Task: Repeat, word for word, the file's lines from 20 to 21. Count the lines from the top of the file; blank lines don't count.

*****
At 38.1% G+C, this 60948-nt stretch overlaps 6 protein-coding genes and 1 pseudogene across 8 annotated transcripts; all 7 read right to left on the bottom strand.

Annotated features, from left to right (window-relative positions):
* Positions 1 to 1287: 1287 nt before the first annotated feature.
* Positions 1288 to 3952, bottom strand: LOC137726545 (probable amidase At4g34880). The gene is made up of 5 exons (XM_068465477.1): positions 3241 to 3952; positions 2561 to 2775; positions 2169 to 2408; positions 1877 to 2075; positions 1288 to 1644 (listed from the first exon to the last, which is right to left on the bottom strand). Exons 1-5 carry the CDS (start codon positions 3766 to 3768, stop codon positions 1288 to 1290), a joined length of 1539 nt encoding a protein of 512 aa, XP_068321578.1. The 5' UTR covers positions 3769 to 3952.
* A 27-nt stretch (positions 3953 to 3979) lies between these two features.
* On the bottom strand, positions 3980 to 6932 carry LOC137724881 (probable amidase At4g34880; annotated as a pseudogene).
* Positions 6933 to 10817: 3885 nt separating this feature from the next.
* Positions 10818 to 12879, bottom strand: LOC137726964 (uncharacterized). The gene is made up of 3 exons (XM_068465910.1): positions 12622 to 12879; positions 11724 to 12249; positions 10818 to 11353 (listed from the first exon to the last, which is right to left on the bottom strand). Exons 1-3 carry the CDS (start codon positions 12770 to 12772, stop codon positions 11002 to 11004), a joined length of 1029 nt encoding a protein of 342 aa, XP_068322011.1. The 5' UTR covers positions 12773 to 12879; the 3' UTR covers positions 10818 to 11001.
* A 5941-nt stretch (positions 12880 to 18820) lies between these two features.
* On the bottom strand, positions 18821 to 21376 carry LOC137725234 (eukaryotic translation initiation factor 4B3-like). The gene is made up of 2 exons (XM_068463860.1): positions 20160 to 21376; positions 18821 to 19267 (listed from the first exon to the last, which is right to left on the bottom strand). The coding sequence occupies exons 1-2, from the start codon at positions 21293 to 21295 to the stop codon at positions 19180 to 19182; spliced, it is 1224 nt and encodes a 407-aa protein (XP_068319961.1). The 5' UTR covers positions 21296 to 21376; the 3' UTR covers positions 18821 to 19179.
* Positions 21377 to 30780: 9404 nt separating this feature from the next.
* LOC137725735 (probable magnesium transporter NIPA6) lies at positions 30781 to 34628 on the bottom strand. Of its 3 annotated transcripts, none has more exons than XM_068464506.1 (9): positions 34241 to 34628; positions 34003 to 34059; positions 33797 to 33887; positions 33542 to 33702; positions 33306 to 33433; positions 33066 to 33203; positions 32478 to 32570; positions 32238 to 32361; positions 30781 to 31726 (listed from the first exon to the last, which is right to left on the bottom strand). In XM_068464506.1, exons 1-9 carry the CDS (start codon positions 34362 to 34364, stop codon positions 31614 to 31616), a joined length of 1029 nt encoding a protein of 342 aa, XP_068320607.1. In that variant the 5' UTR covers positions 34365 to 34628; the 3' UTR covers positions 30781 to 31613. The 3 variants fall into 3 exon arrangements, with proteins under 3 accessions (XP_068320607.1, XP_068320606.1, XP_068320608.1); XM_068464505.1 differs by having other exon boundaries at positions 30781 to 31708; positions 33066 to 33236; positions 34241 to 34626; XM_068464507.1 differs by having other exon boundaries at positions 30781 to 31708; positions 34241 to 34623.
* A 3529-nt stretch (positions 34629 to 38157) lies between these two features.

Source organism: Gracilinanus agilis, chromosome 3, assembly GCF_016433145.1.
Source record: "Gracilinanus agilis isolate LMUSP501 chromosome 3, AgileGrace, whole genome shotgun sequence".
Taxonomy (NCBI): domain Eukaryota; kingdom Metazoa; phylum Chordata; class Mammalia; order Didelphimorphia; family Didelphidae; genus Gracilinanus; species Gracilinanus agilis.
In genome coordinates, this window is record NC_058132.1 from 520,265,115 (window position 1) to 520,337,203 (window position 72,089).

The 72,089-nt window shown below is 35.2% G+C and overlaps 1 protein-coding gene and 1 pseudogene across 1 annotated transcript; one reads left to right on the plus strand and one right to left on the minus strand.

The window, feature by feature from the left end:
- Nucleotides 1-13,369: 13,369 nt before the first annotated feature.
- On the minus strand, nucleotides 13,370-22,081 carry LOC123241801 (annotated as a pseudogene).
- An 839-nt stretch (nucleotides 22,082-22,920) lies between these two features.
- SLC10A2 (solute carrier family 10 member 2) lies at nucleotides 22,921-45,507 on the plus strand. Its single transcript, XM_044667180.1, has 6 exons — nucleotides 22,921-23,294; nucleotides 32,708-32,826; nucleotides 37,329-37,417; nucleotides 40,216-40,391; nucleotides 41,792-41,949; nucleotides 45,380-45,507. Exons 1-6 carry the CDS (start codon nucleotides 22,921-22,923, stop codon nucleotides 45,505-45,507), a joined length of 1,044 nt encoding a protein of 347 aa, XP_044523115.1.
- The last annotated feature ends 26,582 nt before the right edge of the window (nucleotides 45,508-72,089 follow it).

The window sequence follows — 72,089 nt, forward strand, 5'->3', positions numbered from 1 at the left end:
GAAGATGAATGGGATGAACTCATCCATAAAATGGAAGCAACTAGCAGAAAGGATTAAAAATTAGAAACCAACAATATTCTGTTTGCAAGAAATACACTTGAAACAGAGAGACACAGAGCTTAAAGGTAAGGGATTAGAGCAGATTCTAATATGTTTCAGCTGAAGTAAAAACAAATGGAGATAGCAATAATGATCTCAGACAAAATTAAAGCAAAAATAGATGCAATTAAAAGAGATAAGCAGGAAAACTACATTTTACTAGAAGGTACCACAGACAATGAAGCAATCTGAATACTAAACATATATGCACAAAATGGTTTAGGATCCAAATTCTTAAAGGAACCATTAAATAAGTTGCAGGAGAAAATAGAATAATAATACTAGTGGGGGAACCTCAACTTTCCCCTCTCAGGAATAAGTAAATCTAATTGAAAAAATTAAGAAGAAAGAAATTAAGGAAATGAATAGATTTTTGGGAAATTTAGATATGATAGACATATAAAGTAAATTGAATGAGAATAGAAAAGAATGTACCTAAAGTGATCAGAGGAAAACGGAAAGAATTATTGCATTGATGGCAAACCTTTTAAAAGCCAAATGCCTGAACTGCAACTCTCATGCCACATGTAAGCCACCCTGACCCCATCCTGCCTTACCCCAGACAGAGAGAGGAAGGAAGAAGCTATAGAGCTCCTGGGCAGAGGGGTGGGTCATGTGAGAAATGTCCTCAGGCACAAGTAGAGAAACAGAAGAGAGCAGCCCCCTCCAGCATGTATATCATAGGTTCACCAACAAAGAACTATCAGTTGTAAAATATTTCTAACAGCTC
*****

- Nucleotides 1-13,369: 13,369 nt before the first annotated feature.
- On the minus strand, nucleotides 13,370-22,081 carry LOC123241801 (annotated as a pseudogene).